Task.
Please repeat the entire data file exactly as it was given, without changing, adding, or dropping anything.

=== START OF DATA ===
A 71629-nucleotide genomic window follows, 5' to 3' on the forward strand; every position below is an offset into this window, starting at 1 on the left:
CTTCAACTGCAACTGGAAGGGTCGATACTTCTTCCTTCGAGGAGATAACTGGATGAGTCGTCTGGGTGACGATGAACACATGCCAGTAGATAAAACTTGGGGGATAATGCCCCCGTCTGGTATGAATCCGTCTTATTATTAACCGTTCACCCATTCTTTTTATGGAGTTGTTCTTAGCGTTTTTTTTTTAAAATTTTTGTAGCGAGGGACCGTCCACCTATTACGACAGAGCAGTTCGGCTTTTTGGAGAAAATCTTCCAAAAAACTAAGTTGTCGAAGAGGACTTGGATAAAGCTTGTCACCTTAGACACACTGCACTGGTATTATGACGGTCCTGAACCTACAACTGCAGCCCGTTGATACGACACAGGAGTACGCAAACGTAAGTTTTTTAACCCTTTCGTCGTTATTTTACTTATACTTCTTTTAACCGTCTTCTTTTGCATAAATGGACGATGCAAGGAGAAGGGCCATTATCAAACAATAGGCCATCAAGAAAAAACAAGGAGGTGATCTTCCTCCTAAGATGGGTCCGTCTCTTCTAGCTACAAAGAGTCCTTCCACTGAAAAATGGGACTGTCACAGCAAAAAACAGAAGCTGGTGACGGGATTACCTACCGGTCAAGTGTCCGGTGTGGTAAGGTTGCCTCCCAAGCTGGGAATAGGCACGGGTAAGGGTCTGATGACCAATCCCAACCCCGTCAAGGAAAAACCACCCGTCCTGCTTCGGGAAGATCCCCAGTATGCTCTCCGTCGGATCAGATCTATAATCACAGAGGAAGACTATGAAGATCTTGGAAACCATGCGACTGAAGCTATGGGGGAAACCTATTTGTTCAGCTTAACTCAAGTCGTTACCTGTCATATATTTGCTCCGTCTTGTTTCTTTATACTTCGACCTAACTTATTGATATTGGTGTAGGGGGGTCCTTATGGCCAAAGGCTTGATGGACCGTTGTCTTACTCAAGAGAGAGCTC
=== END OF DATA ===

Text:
A 71629-nucleotide genomic window follows, 5' to 3' on the forward strand; every position below is an offset into this window, starting at 1 on the left:
CTTCAACTGCAACTGGAAGGGTCGATACTTCTTCCTTCGAGGAGATAACTGGATGAGTCGTCTGGGTGACGATGAACACATGCCAGTAGATAAAACTTGGGGGATAATGCCCCCGTCTGGTATGAATCCGTCTTATTATTAACCGTTCACCCATTCTTTTTATGGAGTTGTTCTTAGCGTTTTTTTTTTAAAATTTTTGTAGCGAGGGACCGTCCACCTATTACGACAGAGCAGTTCGGCTTTTTGGAGAAAATCTTCCAAAAAACTAAGTTGTCGAAGAGGACTTGGATAAAGCTTGTCACCTTAGACACACTGCACTGGTATTATGACGGTCCTGAACCTACAACTGCAGCCCGTTGATACGACACAGGAGTACGCAAACGTAAGTTTTTTAACCCTTTCGTCGTTATTTTACTTATACTTCTTTTAACCGTCTTCTTTTGCATAAATGGACGATGCAAGGAGAAGGGCCATTATCAAACAATAGGCCATCAAGAAAAAACAAGGAGGTGATCTTCCTCCTAAGATGGGTCCGTCTCTTCTAGCTACAAAGAGTCCTTCCACTGAAAAATGGGACTGTCACAGCAAAAAACAGAAGCTGGTGACGGGATTACCTACCGGTCAAGTGTCCGGTGTGGTAAGGTTGCCTCCCAAGCTGGGAATAGGCACGGGTAAGGGTCTGATGACCAATCCCAACCCCGTCAAGGAAAAACCACCCGTCCTGCTTCGGGAAGATCCCCAGTATGCTCTCCGTCGGATCAGATCTATAATCACAGAGGAAGACTATGAAGATCTTGGAAACCATGCGACTGAAGCTATGGGGGAAACCTATTTGTTCAGCTTAACTCAAGTCGTTACCTGTCATATATTTGCTCCGTCTTGTTTCTTTATACTTCGACCTAACTTATTGATATTGGTGTAGGGGGGTCCTTATGGCCAAAGGCTTGATGGACCGTTGTCTTACTCAAGAGAGAGCTC